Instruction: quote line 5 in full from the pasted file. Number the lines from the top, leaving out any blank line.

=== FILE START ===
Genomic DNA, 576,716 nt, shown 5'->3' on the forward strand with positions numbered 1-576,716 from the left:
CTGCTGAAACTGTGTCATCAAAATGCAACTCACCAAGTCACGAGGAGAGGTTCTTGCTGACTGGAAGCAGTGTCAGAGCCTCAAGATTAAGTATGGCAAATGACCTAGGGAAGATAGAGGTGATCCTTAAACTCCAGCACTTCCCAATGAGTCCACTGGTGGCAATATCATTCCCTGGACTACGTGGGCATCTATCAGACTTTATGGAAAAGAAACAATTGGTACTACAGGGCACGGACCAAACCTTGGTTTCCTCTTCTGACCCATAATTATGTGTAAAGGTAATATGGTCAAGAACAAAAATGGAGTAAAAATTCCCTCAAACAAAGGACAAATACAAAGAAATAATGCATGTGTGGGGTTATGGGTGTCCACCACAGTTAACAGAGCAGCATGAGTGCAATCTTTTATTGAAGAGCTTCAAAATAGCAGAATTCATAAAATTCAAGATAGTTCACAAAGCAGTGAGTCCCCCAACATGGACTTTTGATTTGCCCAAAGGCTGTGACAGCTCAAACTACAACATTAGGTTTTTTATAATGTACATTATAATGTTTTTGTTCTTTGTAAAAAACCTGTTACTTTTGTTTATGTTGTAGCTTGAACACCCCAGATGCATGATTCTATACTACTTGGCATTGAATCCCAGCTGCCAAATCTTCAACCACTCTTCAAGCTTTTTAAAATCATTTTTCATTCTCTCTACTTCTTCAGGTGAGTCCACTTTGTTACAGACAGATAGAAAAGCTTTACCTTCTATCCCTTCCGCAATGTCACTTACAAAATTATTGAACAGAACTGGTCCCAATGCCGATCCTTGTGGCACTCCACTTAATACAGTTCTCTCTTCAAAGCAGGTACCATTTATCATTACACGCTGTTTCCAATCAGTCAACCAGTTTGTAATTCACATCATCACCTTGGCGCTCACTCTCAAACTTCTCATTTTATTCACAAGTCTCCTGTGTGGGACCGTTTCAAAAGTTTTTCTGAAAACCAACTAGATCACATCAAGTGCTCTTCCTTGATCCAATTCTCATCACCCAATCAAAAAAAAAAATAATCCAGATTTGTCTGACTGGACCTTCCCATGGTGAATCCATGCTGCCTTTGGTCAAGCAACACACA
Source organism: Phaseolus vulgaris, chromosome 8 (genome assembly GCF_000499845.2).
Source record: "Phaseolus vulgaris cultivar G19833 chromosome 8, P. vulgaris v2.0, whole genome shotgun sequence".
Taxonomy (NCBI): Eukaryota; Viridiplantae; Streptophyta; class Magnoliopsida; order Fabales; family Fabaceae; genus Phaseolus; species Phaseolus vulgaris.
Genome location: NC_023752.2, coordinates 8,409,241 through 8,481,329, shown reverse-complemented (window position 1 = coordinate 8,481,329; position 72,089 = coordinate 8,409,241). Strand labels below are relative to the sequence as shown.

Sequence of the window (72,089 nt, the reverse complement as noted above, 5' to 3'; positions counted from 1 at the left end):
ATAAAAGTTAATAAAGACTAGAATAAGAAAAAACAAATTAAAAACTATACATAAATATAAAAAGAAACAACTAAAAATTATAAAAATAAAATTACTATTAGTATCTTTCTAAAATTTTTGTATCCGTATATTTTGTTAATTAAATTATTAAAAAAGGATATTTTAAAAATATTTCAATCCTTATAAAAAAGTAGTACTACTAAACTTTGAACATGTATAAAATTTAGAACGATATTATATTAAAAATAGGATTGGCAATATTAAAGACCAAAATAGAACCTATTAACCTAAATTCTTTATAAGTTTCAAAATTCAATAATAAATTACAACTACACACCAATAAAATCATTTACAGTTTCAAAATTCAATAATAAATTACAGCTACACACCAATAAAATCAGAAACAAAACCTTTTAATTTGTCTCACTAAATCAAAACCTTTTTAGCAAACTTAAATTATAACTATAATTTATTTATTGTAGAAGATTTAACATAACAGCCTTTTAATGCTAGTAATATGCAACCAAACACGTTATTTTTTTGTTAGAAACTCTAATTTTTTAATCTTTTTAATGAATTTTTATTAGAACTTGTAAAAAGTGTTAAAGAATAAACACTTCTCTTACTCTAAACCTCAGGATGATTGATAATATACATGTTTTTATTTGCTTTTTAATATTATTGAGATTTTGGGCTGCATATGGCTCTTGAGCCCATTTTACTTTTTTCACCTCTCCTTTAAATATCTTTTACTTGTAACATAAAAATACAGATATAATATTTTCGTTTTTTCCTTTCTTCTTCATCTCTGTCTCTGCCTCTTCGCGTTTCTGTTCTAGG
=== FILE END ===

Taxonomy (NCBI): Eukaryota; Viridiplantae; Streptophyta; class Magnoliopsida; order Fabales; family Fabaceae; genus Phaseolus; species Phaseolus vulgaris.